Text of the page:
Katy B strides through album of glossy EDM

Hunter Gierhart

Katy B’s last record, 2014’s Little Red was sleek, club-ready pop, bolstered by British hits like “Crying For No Reason.” However, on her latest LP, Honey, Katy B settles on smooth and psychedelic electronic music that rarely goes for the jugular.

The UK pop starlet’s new record features collaborations with 21 artists, but Katy B remains the star of the show. With her two preceding albums only featuring three collaborations, Katy B shows that she has the confidence to work with other artists without the fear of being overshadowed. 

From start to finish, Honey is startlingly consistent, displaying lustrous and well constructed EDM. Opening up with the eponymous title track “Honey,” Katy B sets up the themes of the record as a whole, relying heavily on midtempos while trying to work in sexual innuendos. But the song’s lyrics, such as “Darling just lean in / I am sure you’ll want to taste this honey on my skin,” ultimately fall flat. 

Though the tracks continue on slowly, with most clocking in at an exhausting four minutes, each one offers a new sound: pop, EDM, R&B and rap all find a place on the album. Ultimately, each track features a collaboration with one or multiple new artists, who each bring their own influences. From wobbling synths on the opener, to sharp, accelerated drums on standout track “So Far Away,” the songs manage to keep the listener’s attention throughout. 

The nearly two dozen collaborations make each track and production sound fresh, without becoming gimmicky. The bubbling, staccato synths on the Floating Points and Four Tet’s assisted “Calm Down” are unlike those on the rest of the record but shine in their simplicity. “Water Rising,” featuring MssingNo and Geenus, is dark and dramatic, a great example of the versatility that can be found on “Honey.” The only questionable contributions appear on track five, the rap/sung collaboration “Lose Your Head.” With three rappers — The Heavytrackerz, J Hus and D Double E — delivering sloppy and annoying verses, the song should crash and burn. However, Katy B’s confidence in the hook and an inoffensive production manage to save the sinking ship.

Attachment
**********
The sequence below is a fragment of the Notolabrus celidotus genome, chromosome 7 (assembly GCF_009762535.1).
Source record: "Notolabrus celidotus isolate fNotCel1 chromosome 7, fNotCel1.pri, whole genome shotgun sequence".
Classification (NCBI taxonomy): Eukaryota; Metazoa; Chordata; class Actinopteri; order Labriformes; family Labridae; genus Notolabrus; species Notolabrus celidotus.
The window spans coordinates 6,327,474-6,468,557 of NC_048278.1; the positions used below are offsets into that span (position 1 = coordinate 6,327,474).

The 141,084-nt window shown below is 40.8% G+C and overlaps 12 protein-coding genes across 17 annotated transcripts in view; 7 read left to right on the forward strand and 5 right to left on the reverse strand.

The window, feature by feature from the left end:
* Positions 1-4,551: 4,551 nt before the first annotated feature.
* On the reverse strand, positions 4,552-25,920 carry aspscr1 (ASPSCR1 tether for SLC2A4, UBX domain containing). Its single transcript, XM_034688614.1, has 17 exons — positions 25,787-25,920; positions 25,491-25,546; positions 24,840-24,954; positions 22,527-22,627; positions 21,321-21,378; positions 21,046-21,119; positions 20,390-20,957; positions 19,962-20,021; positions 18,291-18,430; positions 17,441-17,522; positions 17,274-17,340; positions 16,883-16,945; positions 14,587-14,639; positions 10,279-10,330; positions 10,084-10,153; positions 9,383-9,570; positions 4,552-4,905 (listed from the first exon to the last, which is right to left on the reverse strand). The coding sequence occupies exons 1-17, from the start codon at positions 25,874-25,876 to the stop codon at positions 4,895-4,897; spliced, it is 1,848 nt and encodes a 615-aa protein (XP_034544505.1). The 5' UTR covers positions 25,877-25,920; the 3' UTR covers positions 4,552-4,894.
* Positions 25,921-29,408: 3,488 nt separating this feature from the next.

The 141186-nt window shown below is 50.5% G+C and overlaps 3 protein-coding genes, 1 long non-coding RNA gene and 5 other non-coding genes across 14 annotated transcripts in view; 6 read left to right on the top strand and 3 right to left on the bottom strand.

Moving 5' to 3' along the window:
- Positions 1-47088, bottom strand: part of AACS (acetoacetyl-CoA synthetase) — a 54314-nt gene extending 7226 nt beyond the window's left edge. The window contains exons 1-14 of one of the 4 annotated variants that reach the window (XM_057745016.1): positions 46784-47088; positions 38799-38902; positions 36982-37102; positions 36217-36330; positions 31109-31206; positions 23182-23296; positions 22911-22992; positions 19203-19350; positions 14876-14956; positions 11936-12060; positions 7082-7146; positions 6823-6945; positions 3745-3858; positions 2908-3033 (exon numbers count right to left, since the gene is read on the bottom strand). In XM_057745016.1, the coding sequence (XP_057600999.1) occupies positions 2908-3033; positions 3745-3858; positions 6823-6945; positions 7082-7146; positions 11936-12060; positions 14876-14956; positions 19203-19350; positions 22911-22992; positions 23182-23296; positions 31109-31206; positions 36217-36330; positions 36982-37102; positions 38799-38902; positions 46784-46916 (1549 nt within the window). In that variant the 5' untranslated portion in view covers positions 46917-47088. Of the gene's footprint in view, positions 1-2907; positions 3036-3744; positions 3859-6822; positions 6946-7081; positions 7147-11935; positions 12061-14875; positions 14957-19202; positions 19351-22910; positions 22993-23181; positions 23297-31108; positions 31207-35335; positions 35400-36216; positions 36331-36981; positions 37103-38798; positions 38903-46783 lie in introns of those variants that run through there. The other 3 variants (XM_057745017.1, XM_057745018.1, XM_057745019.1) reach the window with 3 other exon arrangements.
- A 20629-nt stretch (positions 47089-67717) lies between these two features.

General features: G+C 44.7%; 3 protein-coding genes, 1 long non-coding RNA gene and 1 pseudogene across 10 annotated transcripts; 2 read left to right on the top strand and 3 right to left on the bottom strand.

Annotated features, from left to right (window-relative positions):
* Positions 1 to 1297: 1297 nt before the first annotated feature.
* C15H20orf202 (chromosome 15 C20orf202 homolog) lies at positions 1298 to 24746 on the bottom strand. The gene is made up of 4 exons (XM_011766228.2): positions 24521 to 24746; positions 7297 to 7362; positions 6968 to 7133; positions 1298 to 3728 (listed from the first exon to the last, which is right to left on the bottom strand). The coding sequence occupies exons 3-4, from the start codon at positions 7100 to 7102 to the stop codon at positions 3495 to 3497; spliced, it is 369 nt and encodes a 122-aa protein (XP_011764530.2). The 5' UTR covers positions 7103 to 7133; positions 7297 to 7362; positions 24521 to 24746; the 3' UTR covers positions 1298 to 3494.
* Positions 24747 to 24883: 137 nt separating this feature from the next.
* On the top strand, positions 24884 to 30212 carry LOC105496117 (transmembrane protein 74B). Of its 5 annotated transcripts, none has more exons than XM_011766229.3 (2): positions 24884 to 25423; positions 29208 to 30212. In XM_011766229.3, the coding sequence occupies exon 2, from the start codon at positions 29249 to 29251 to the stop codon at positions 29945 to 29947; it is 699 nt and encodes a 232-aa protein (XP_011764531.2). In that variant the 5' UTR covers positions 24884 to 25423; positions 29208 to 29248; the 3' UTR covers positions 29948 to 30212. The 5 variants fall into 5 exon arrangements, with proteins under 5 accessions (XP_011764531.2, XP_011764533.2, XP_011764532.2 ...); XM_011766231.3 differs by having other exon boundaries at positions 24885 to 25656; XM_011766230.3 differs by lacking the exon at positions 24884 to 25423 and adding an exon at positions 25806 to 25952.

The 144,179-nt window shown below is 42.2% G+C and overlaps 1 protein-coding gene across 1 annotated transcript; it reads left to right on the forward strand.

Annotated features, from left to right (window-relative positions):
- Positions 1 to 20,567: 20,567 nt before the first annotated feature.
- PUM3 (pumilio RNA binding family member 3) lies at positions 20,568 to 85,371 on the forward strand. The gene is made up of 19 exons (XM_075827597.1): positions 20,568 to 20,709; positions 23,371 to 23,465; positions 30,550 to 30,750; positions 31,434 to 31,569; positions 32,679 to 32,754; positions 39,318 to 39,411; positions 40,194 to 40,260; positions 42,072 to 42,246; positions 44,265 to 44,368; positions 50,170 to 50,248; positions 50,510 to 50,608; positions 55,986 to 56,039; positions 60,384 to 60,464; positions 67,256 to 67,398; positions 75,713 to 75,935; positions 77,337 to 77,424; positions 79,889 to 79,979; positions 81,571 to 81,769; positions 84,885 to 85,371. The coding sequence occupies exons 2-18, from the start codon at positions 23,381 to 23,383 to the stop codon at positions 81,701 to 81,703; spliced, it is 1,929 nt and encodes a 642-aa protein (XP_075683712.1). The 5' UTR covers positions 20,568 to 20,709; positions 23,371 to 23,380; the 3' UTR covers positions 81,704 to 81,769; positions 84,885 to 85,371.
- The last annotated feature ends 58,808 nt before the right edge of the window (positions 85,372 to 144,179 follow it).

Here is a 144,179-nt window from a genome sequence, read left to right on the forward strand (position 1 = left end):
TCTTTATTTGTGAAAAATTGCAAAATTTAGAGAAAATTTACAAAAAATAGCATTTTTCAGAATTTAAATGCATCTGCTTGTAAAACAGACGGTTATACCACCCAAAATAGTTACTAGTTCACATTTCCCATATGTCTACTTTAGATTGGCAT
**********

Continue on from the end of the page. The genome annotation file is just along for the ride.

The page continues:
While each track’s production thrives off of the adrenaline fueled percussion, Katy B’s vocal delivery often doesn’t capture that same energy. Katy B isn’t a poor singer by any means, she simply avoids utilizing her full vocal potential track after track. Too frequently, she sounds lifeless and lethargic, lingering in her middle voice when her underutilized belts would be appreciated. For example, on the UK No.1, the KDA-assisted “Turn the Music Louder (Rumble),” she propels the fireball chorus by moving into her upper register. In the bridge, she unleashes riffs and growls that could blow plenty of her contemporaries out of the water. However, this is one of the rare instances in which she chooses to show all that she is capable of. For most of the album, she sells herself and her voice short.

As a B-List pop star five years into her career, Katy B hasn’t been able to achieve the success her fellow UK acts Ellie Goulding or Jessie J have during the same timespan. Though Honey isn’t the breakthrough record that will make her career, in sparse moments such as “Rumble” and “I Wanna Be,” the album shows that Katy B has the potential to become a much more formidable artist if she chooses to harness her full potential.

Artist: Katy B

  • Genre: Electronic, Pop, EDM
  • Tracks: 13
  • Rating: 7.5/10